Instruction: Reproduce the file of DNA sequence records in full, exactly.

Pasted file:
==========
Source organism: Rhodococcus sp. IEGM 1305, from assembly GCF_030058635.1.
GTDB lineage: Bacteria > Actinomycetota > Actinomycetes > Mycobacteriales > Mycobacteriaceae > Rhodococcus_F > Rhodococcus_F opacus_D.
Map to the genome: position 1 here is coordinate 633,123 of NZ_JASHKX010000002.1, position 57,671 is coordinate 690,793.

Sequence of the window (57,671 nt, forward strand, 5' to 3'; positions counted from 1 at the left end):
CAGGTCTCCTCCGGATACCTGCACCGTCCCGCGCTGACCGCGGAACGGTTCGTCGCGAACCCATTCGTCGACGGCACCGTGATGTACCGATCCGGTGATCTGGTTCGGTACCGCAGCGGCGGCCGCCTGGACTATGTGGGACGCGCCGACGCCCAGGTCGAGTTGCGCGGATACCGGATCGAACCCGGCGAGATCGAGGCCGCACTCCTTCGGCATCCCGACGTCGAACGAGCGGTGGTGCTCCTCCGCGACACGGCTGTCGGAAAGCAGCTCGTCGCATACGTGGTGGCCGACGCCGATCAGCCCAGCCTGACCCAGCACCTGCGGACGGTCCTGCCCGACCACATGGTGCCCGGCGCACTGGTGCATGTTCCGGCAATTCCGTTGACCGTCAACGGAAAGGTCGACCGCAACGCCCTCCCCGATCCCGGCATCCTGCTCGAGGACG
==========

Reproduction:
Source organism: Rhodococcus sp. IEGM 1305, from assembly GCF_030058635.1.
GTDB lineage: Bacteria > Actinomycetota > Actinomycetes > Mycobacteriales > Mycobacteriaceae > Rhodococcus_F > Rhodococcus_F opacus_D.
Map to the genome: position 1 here is coordinate 633,123 of NZ_JASHKX010000002.1, position 57,671 is coordinate 690,793.

Sequence of the window (57,671 nt, forward strand, 5' to 3'; positions counted from 1 at the left end):
CAGGTCTCCTCCGGATACCTGCACCGTCCCGCGCTGACCGCGGAACGGTTCGTCGCGAACCCATTCGTCGACGGCACCGTGATGTACCGATCCGGTGATCTGGTTCGGTACCGCAGCGGCGGCCGCCTGGACTATGTGGGACGCGCCGACGCCCAGGTCGAGTTGCGCGGATACCGGATCGAACCCGGCGAGATCGAGGCCGCACTCCTTCGGCATCCCGACGTCGAACGAGCGGTGGTGCTCCTCCGCGACACGGCTGTCGGAAAGCAGCTCGTCGCATACGTGGTGGCCGACGCCGATCAGCCCAGCCTGACCCAGCACCTGCGGACGGTCCTGCCCGACCACATGGTGCCCGGCGCACTGGTGCATGTTCCGGCAATTCCGTTGACCGTCAACGGAAAGGTCGACCGCAACGCCCTCCCCGATCCCGGCATCCTGCTCGAGGACG